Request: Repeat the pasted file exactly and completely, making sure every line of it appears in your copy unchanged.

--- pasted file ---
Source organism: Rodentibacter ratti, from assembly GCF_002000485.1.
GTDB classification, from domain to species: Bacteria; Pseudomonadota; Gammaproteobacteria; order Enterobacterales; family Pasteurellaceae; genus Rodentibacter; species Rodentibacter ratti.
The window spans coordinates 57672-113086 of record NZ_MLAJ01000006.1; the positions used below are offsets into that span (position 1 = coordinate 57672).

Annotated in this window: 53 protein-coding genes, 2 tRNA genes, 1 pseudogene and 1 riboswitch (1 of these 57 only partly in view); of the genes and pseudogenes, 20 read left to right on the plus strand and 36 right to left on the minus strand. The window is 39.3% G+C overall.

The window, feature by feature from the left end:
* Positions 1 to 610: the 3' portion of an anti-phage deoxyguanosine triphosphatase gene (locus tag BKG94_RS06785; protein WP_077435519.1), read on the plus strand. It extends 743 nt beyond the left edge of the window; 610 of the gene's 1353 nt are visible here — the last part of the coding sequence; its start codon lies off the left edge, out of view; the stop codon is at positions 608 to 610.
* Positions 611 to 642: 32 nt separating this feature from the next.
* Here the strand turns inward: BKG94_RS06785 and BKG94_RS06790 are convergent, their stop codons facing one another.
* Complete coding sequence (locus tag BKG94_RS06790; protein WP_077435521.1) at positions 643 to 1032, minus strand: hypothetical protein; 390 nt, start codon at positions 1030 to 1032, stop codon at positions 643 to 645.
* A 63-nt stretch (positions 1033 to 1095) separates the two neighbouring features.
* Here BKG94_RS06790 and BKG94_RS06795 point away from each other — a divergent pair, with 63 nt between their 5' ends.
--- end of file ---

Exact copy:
Source organism: Rodentibacter ratti, from assembly GCF_002000485.1.
GTDB classification, from domain to species: Bacteria; Pseudomonadota; Gammaproteobacteria; order Enterobacterales; family Pasteurellaceae; genus Rodentibacter; species Rodentibacter ratti.
The window spans coordinates 57672-113086 of record NZ_MLAJ01000006.1; the positions used below are offsets into that span (position 1 = coordinate 57672).

Annotated in this window: 53 protein-coding genes, 2 tRNA genes, 1 pseudogene and 1 riboswitch (1 of these 57 only partly in view); of the genes and pseudogenes, 20 read left to right on the plus strand and 36 right to left on the minus strand. The window is 39.3% G+C overall.

The window, feature by feature from the left end:
* Positions 1 to 610: the 3' portion of an anti-phage deoxyguanosine triphosphatase gene (locus tag BKG94_RS06785; protein WP_077435519.1), read on the plus strand. It extends 743 nt beyond the left edge of the window; 610 of the gene's 1353 nt are visible here — the last part of the coding sequence; its start codon lies off the left edge, out of view; the stop codon is at positions 608 to 610.
* Positions 611 to 642: 32 nt separating this feature from the next.
* Here the strand turns inward: BKG94_RS06785 and BKG94_RS06790 are convergent, their stop codons facing one another.
* Complete coding sequence (locus tag BKG94_RS06790; protein WP_077435521.1) at positions 643 to 1032, minus strand: hypothetical protein; 390 nt, start codon at positions 1030 to 1032, stop codon at positions 643 to 645.
* A 63-nt stretch (positions 1033 to 1095) separates the two neighbouring features.
* Here BKG94_RS06790 and BKG94_RS06795 point away from each other — a divergent pair, with 63 nt between their 5' ends.